June 28, 2011
How Do You Really Feel?
I’m in the midst of trying to construct a “transformer” for my youngest child despite my lack of spatial abilities when I hear it; the cautious but concerned cry of my name from our upstairs bedroom. I take the steps as fast as my short little legs permit me, and almost collide with my quite perturbed eldest son and his teenage crush as they burst from the room, absorbed in a mission I’m certain only my child can discern. Justin is clearly agitated, and I quickly reassure our neighborhood angel that it’s not her fault, and attempt to conduct triage on the situation. Apparently, in the midst of one of Justin’s favorite computer games, he simply started pushing one button over and over and over, even though the program was functioning properly. He then became distraught and began what we like to call his “maneuvers”, rotating toys, book and picture frames throughout the second floor rooms (a practice particularly popular with his father). My wonderful helper turns to me with a look of dismay on her face and says, “I haven’t seen him like this in years. I just want to know why he’s acting this way so we can make it better”.
Oh honey. Join the club.
I’m not really surprised he’s having a meltdown, as he dwelled most of Friday night and Saturday in the land of the mild stomach flu, sick enough to find his usually coveted food repugnant, not sick enough to be furious at me for not taking him out the entire weekend, just in case. Despite having been a mother for almost eight years I’ve learned I have my limits, that vomit should be contained to garbage cans, toilets, and tile floors, not the back seat of my car or on a ride at Great Adventure. This philosophy lead us to an incident on Saturday where he watched me take his sneakers from his hands, put away his goody bag, and lead him to the bathroom, all to him signaling a tremendous set of worsening circumstances. While he sat on the potty regarding me with growing concern I gently told him we couldn’t go to his horseback riding lesson that day because he might puke on Snickers, and he simply stared at me, then turned away. Frankly, I wasn’t certain he even understood what I said. Then he swiveled his body back to me with a look on his face of utter pain and despair, threw his arms around me as I sat on a stool at his feet, and howled his rage to the heavens for three consecutive minutes.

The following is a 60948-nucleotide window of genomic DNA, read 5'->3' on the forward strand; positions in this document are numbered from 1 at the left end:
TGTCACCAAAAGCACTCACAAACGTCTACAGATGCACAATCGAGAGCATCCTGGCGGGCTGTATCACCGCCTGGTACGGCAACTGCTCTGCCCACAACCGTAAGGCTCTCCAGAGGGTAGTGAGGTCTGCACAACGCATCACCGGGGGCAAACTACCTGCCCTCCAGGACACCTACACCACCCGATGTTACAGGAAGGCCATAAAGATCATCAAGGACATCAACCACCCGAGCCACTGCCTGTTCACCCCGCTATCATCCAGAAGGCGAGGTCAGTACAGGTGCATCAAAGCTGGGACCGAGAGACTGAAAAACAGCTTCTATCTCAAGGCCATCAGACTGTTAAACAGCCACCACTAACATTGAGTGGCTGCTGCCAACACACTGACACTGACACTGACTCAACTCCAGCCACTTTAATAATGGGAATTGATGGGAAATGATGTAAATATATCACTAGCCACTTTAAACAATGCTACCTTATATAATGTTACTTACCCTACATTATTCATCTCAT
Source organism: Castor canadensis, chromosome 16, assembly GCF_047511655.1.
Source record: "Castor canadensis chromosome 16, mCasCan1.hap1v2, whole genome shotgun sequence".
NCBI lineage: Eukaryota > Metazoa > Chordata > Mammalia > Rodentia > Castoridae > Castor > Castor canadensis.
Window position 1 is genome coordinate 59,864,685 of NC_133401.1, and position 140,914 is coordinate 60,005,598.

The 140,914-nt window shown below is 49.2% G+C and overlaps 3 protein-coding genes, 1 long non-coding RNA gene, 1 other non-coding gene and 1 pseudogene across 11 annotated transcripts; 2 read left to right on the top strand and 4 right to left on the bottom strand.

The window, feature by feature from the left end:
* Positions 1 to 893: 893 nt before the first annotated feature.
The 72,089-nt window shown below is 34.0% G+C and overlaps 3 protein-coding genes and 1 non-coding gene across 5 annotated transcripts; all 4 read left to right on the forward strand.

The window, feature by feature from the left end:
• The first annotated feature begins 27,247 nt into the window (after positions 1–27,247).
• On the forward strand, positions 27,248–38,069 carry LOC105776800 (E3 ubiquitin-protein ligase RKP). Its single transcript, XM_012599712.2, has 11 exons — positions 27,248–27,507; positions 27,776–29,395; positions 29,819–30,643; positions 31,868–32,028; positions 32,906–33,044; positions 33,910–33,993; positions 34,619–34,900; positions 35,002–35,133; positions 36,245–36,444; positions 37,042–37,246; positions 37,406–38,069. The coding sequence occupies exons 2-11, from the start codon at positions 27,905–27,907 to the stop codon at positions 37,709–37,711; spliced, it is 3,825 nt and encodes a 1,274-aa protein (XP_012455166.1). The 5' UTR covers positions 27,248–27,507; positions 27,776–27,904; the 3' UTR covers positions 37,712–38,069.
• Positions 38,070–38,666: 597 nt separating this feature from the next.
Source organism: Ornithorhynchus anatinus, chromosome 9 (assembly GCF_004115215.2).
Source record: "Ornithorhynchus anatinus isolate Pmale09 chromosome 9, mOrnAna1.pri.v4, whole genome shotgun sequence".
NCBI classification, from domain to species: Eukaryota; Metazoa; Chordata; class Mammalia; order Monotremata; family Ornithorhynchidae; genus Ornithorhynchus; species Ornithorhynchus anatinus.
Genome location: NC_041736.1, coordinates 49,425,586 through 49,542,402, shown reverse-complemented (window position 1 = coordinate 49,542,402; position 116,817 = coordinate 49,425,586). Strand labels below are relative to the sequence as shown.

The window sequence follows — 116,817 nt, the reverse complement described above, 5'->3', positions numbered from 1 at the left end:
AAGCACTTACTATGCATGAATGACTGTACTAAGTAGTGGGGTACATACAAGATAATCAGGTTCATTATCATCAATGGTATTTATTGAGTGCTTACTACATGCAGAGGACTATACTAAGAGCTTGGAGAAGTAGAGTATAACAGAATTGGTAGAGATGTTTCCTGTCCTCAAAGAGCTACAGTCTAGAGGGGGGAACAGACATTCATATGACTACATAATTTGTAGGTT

In case I’m not clear in my writing, this particular child feels, and comprehends, everything.
As I regard my son rampaging in and out of the four rooms that comprise our upper floor, pulling me away from a cooking lesson conducted by my mother (and God knows I need it), I summon the last remnants of compassion I possess from what I like to refer as “imprisonment weekend”, and remind myself that he’s exhausted, upset, but recovered from his illness, and best yet, a mere two hours from bedtime. Between the two of us we manage to cajole him downstairs with the imminent promises of both a movie and dinner, and eventually he concedes to our wishes. Zach’s about had it with those forty-eight hours of imaginative play within which he’s immersed himself, so he’s thrilled when I break out one of Justin’s favorite Baby Einstein flicks, because at this point I’ll do anything legal to make that child happy until bathtime. I show him the familiar round disk, he smiles and jumps up and down in accompaniment to his favorite vowel sound, and I figure it’s yet one more tantrum averted on mommy watch. We are good to go for the next thirty minutes.